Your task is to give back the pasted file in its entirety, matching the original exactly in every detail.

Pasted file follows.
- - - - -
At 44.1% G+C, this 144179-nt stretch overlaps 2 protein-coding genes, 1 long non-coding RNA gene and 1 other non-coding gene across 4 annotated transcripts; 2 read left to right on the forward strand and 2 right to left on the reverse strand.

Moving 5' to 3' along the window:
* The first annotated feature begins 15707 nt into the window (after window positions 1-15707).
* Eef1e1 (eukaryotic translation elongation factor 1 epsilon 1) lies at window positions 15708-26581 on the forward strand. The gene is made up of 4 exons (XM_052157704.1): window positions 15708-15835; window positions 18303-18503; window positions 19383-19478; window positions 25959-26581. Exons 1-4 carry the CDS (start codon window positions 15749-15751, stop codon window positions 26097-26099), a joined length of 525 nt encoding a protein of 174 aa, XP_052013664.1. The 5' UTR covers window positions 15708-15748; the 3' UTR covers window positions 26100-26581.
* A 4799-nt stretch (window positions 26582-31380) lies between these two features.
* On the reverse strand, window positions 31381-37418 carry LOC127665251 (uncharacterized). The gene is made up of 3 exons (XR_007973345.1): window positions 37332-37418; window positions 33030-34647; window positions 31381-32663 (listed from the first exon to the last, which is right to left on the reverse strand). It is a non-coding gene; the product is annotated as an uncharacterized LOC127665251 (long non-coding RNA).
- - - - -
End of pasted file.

At 44.1% G+C, this 144179-nt stretch overlaps 2 protein-coding genes, 1 long non-coding RNA gene and 1 other non-coding gene across 4 annotated transcripts; 2 read left to right on the forward strand and 2 right to left on the reverse strand.

Moving 5' to 3' along the window:
* The first annotated feature begins 15707 nt into the window (after window positions 1-15707).
* Eef1e1 (eukaryotic translation elongation factor 1 epsilon 1) lies at window positions 15708-26581 on the forward strand. The gene is made up of 4 exons (XM_052157704.1): window positions 15708-15835; window positions 18303-18503; window positions 19383-19478; window positions 25959-26581. Exons 1-4 carry the CDS (start codon window positions 15749-15751, stop codon window positions 26097-26099), a joined length of 525 nt encoding a protein of 174 aa, XP_052013664.1. The 5' UTR covers window positions 15708-15748; the 3' UTR covers window positions 26100-26581.
* A 4799-nt stretch (window positions 26582-31380) lies between these two features.
* On the reverse strand, window positions 31381-37418 carry LOC127665251 (uncharacterized). The gene is made up of 3 exons (XR_007973345.1): window positions 37332-37418; window positions 33030-34647; window positions 31381-32663 (listed from the first exon to the last, which is right to left on the reverse strand). It is a non-coding gene; the product is annotated as an uncharacterized LOC127665251 (long non-coding RNA).